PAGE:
School Improvement Summit: Final Thoughts & Reflection

If you haven’t had the opportunity to read the daily summary of the SIIS this past week I encourage you to read the daily summaries before you read this final reflection.  They can be accessed by clicking on the following links: Day 1, Day 2, and Day 3.

There are a couple of key elements I’m walking away from this summit spending a great deal of time reflecting on: the importance of attitude, the radical change required to fully implement common core, and the importance of building equity into our school system.  If you read my daily summaries you know that I attended sessions on more than those three issues, but those are the ones that stick out.  Let’s look at them each individually, including my thoughts on what they mean for me in my current position as well as for us as a district.


Attitude is one of the most important aspects of our jobs.  Right now we are facing a lot of changes in education as a whole and those are all trickling down to us here in PCS: Race to the Top, Common Core, implementation of PD360 and Observation 360, a fairly new teacher-evaluation model, new leadership in several schools and in several key positions at central office (well, once the vacant positions are filled!)  That’s a lot of change.  And too often we allow ourselves to have negative attitudes towards change.  So let’s look at some of these changes together and talk about where we’re headed and how we can have a positive attitude about them.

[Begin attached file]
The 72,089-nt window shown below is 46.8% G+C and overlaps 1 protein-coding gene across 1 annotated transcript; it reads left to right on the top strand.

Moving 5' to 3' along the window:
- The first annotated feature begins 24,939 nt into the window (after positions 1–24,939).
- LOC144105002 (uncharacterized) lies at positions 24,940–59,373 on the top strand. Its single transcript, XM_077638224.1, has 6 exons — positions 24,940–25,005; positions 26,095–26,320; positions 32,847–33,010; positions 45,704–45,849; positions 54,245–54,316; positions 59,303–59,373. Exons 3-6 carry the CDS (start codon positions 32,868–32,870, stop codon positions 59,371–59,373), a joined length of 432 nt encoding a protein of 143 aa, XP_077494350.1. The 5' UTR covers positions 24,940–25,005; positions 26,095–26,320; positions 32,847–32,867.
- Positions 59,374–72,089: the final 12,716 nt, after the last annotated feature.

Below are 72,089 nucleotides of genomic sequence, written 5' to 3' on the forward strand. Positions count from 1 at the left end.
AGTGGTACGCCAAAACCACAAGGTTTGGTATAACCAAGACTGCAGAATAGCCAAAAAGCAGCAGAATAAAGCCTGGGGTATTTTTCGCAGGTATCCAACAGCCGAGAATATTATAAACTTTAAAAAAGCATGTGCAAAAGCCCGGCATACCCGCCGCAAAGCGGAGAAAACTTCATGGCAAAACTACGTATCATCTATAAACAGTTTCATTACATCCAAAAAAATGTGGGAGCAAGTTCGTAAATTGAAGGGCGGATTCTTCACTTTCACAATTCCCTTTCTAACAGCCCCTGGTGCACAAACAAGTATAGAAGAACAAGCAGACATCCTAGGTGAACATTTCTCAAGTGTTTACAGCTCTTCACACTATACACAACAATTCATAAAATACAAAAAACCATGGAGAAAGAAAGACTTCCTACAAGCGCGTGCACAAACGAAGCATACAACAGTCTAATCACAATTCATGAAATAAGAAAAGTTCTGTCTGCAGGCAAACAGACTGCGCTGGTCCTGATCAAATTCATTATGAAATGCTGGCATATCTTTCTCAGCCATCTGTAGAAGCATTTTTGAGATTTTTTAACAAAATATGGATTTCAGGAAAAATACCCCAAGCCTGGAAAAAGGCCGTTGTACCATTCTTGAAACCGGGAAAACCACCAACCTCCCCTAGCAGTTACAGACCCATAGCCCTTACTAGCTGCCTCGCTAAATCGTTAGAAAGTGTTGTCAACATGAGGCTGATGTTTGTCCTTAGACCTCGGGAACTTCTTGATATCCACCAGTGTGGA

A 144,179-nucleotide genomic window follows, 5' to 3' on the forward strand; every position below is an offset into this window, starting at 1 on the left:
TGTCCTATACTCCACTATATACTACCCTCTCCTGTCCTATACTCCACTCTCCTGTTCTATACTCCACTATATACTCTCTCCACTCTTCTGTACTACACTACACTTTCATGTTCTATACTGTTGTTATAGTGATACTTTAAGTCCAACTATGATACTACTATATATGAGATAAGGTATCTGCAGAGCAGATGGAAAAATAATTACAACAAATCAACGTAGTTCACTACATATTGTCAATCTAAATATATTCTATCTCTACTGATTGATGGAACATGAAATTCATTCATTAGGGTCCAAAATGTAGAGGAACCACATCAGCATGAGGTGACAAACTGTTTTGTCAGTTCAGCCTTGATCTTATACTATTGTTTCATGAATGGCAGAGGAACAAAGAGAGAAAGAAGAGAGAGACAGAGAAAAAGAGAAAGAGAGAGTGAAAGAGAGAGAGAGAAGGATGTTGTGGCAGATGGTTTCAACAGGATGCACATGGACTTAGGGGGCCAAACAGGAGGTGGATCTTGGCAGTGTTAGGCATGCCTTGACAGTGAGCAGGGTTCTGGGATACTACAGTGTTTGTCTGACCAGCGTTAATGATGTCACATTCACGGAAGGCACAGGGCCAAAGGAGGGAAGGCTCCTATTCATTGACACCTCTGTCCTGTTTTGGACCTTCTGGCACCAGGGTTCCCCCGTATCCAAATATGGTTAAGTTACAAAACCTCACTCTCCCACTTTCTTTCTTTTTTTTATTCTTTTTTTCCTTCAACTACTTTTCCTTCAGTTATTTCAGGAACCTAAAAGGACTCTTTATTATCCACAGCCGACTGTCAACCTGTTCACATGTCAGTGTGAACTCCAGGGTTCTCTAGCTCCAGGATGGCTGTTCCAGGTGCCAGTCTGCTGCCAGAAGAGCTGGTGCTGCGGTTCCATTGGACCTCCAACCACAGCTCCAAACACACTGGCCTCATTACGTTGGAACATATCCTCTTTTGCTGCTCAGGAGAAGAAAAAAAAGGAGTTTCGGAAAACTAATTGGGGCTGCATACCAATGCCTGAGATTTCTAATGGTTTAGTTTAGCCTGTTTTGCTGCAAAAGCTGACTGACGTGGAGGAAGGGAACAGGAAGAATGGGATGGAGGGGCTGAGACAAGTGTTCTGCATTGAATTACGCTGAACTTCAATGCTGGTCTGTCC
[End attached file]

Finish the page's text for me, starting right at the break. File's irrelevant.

RttT – I’m not sure how much any of us fully understand the implications being a RttT state and district will have on us.  But know that RttT is driving many of the changes we are experiencing – and most of them are for the good of our students (I’d say all but I have learned that one of the few constants in the universe is to never say all or always!).  One of the key components of RttT is to look at teacher effectiveness – yet teacher effectiveness is often times difficult to define.  The best thing we can do as educators is consistently strive to do better at honing our craft – and that is what the new teacher evaluation tool, PD360, and Observation 360 are all about.  They are empowering us to reflect on our teaching, learn how to teach better, and then put into place a system by which we can monitor those changes which will lead to improved teacher effectiveness and, ultimately, student achievement.  Jim Knight reminded me this week that teaching is a highly personal endeavor – criticizing someone’s teaching is like criticizing someone’s parenting – it is a reflection of who we are.  So one of the things we need to learn to do as observers is better communicate a desire and intent to help teachers grow in their craft, offering prescriptive feedback as well as specific praise.  One of the things teachers need to better learn is to accept that suggestions are given with a desire to help and improve and not a “gotcha” intent.  This takes trust and honesty on all our parts – and trust is built over time.  One of the things PD360 and Observation 360 will empower us to do is to have open, honest, constructive conversations on teaching and learning.  The question remains: will we?  My job is to prepare everyone to be ready to use these powerful tools the way they are intended.